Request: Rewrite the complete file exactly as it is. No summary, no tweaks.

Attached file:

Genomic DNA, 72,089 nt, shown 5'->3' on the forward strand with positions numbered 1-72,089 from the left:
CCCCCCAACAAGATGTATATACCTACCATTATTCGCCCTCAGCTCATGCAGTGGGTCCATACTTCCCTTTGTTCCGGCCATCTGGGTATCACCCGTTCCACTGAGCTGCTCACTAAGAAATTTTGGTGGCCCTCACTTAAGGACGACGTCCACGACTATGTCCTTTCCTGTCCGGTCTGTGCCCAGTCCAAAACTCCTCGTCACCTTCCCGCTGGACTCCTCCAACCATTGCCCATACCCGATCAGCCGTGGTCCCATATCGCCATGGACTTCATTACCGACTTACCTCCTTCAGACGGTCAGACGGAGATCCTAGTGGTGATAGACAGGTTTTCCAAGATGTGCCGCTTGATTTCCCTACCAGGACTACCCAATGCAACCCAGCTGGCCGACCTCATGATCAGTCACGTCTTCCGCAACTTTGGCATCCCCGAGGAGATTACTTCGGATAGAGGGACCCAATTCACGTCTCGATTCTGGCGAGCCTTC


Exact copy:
Genomic DNA, 72,089 nt, shown 5'->3' on the forward strand with positions numbered 1-72,089 from the left:
CCCCCCAACAAGATGTATATACCTACCATTATTCGCCCTCAGCTCATGCAGTGGGTCCATACTTCCCTTTGTTCCGGCCATCTGGGTATCACCCGTTCCACTGAGCTGCTCACTAAGAAATTTTGGTGGCCCTCACTTAAGGACGACGTCCACGACTATGTCCTTTCCTGTCCGGTCTGTGCCCAGTCCAAAACTCCTCGTCACCTTCCCGCTGGACTCCTCCAACCATTGCCCATACCCGATCAGCCGTGGTCCCATATCGCCATGGACTTCATTACCGACTTACCTCCTTCAGACGGTCAGACGGAGATCCTAGTGGTGATAGACAGGTTTTCCAAGATGTGCCGCTTGATTTCCCTACCAGGACTACCCAATGCAACCCAGCTGGCCGACCTCATGATCAGTCACGTCTTCCGCAACTTTGGCATCCCCGAGGAGATTACTTCGGATAGAGGGACCCAATTCACGTCTCGATTCTGGCGAGCCTTC